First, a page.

Chris “Daze” Ellis’ New York paintings hark back to his graffiti artist past
He started out as a graffiti artist, painting trains when he was a teenager, during the late 1970s and early 1980s. Christopher Ellis, who gained notoriety under his street name “Daze,” has since become a studio artist and is now exhibiting his colorful, riveting paintings at the Museum of the City of New York.
In a new show titled “The City Is My Muse” and curated by Sean Corcoran, Curator of Prints and Photographs at the City Museum, Ellis showcases powerful, visually captivating paintings of iconic New York locations, including Times Square, Coney Island, the subway system and the Staten Island Ferry. What sets Ellis’ paintings apart is the very evident influence that graffiti art has on his work: bold strokes that overwhelm the canvas, much like graffiti overwhelms city streets, and a constant feeling of motion, as if Ellis is capturing an ephemeral moment in time that has already disappeared from a city’s memory.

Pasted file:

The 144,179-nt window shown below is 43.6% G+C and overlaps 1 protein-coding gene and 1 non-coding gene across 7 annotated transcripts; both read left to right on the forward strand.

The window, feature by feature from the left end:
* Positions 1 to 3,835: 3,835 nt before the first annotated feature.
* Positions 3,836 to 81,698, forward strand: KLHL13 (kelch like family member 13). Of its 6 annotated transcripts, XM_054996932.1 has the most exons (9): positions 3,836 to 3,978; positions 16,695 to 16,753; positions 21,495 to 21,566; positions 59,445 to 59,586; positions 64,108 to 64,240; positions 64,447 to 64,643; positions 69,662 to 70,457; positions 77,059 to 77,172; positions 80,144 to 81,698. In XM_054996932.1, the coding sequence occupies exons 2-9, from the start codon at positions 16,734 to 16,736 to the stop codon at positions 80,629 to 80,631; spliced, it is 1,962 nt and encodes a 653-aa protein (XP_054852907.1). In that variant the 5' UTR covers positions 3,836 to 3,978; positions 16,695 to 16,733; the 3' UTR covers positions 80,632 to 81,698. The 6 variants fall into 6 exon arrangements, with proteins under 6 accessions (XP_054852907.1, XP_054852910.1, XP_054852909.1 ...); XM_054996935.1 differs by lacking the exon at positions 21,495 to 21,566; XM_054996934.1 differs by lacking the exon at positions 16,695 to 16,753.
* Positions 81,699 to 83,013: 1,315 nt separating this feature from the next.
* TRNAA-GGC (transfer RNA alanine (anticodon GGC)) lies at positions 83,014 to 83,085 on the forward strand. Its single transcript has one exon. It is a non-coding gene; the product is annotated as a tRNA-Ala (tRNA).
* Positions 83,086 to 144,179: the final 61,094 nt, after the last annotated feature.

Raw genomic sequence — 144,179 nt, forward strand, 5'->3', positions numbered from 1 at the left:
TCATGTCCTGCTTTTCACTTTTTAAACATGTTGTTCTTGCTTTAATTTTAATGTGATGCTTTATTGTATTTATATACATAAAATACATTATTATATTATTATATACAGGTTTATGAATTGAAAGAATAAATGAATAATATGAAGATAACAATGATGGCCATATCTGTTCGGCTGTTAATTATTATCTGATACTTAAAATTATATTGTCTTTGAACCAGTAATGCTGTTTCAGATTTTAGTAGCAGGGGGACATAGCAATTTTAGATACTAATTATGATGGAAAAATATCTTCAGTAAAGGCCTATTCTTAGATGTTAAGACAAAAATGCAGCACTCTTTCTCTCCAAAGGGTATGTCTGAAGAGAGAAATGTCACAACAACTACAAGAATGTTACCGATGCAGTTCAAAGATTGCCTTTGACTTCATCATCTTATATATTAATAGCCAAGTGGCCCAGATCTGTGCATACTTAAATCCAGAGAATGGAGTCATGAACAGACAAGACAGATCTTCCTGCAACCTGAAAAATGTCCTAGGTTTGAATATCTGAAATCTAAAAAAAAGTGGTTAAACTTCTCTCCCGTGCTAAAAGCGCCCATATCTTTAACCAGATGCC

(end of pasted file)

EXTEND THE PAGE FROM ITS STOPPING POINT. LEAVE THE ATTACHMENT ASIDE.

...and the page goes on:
“Daze’s paintings are unique in their fusion of street style and easel painting,” says Corcoran. “His paintings are imbued with the memory of the New York of his youth, but remain unbound by nostalgia.”
“The City Is My Muse” is on view until May 1 at the Museum of the City of New York.